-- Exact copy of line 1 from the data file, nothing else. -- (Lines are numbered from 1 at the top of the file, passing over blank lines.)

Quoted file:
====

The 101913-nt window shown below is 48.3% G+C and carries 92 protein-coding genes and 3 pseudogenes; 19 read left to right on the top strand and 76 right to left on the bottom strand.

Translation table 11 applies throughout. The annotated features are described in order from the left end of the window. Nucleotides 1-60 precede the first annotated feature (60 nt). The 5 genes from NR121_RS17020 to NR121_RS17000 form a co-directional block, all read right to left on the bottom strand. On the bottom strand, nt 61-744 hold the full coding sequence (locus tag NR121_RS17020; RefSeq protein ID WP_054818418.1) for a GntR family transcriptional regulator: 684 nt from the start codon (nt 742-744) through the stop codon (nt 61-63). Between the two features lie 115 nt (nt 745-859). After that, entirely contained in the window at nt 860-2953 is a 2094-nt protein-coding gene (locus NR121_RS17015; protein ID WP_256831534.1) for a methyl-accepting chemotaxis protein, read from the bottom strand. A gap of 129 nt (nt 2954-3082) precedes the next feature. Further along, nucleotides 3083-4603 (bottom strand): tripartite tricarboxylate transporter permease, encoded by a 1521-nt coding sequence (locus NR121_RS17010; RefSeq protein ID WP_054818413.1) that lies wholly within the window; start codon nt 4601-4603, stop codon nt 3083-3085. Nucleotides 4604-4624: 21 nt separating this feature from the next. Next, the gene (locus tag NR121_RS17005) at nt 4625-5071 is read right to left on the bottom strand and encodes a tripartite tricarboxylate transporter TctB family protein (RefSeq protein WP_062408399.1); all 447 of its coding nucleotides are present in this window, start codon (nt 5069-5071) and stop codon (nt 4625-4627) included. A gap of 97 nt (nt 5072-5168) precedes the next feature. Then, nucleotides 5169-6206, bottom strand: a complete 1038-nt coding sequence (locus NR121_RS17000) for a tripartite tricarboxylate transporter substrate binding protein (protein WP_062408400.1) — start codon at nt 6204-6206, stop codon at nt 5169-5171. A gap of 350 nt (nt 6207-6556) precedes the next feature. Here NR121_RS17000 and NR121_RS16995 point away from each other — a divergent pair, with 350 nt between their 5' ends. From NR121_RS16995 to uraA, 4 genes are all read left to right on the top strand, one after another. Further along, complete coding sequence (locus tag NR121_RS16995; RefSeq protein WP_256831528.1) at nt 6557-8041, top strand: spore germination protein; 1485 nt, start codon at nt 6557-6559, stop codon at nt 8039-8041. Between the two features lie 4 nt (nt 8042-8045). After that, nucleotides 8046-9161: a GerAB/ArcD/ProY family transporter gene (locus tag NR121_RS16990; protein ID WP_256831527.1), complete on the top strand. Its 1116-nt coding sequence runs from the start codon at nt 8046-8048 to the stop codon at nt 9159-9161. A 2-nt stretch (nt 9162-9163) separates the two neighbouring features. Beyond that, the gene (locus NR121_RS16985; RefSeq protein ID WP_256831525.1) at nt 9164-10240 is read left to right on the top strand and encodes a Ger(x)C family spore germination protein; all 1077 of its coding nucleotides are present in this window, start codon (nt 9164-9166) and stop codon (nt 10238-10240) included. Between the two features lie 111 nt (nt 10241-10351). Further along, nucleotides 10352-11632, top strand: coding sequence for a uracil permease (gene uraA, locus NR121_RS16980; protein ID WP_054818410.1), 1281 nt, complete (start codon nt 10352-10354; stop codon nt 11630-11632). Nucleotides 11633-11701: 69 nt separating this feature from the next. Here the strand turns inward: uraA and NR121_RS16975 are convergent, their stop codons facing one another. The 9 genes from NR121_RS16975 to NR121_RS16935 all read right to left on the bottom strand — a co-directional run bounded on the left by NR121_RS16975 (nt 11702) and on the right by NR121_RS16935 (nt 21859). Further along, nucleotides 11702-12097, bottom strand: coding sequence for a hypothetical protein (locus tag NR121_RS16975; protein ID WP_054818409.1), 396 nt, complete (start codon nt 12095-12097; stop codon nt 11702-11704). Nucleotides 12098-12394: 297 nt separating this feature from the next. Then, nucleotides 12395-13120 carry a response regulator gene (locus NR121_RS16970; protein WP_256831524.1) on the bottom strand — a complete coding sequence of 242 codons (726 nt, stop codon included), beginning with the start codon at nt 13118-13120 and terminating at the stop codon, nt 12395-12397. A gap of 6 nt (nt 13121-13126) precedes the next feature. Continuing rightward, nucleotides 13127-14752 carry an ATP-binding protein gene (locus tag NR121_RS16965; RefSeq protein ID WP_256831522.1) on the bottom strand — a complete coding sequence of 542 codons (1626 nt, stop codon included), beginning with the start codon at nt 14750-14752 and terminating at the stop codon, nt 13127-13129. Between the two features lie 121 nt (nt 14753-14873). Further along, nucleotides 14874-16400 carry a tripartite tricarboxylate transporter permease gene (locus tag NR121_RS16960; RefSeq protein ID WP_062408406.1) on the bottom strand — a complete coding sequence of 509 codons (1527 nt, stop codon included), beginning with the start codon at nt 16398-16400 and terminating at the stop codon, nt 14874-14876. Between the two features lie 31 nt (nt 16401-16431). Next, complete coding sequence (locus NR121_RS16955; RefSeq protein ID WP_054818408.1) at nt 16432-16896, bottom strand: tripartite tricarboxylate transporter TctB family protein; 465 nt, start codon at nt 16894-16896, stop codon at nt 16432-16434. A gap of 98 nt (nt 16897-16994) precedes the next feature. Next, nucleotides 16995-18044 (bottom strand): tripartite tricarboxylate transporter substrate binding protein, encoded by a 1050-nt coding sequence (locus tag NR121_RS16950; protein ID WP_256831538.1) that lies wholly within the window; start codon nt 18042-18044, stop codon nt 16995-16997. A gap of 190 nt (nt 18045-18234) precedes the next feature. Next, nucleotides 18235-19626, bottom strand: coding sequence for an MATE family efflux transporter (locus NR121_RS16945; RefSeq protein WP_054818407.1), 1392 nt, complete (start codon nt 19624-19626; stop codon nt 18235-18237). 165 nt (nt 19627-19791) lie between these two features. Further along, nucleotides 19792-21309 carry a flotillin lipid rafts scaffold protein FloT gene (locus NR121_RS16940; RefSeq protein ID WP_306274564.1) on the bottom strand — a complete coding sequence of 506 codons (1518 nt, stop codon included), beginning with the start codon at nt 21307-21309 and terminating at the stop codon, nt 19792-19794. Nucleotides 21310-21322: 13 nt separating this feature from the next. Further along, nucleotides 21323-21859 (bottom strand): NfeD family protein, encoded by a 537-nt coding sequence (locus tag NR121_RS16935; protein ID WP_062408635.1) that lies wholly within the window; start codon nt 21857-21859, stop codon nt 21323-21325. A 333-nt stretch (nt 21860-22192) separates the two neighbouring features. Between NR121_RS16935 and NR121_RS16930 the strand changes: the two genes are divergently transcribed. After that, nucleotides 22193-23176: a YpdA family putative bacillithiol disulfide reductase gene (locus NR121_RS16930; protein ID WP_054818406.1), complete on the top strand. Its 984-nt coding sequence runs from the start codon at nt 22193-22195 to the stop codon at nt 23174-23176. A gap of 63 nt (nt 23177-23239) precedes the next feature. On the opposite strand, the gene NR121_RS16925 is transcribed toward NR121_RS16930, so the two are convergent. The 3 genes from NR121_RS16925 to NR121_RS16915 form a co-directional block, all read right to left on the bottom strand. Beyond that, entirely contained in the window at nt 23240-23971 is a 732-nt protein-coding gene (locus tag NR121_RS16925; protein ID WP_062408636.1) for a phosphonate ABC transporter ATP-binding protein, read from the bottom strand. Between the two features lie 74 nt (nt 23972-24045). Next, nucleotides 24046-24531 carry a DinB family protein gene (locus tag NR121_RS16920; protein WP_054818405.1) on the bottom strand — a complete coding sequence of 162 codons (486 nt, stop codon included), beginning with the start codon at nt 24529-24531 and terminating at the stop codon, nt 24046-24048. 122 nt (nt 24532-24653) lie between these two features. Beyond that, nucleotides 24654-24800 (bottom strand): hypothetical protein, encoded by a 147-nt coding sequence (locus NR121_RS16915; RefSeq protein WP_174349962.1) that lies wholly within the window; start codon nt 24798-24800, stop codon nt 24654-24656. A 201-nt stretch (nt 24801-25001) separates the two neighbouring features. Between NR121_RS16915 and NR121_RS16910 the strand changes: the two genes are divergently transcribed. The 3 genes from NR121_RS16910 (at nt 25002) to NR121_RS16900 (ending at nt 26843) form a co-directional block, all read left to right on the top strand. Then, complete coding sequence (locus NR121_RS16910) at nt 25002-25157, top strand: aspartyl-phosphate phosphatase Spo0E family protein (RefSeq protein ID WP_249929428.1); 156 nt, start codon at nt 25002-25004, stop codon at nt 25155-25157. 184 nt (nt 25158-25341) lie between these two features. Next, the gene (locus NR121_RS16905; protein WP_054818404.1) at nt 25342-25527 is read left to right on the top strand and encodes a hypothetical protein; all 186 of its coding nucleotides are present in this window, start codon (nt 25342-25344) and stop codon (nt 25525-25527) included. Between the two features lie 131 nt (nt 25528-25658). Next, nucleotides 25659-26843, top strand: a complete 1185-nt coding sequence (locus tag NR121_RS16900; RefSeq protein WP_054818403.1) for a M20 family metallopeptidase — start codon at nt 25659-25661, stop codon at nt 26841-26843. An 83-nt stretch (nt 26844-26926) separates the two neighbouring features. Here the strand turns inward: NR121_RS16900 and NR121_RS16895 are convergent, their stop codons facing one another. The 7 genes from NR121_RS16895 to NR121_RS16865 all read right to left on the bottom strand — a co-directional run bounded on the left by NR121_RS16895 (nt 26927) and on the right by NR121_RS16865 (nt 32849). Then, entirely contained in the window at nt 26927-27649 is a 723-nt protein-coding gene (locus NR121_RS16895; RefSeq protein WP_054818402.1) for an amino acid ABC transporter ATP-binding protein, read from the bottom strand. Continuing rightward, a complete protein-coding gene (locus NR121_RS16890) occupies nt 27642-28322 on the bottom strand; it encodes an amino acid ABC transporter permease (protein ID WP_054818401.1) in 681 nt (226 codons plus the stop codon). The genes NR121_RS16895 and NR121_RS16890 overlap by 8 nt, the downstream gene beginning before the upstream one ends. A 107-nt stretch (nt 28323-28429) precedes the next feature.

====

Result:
The 101913-nt window shown below is 48.3% G+C and carries 92 protein-coding genes and 3 pseudogenes; 19 read left to right on the top strand and 76 right to left on the bottom strand.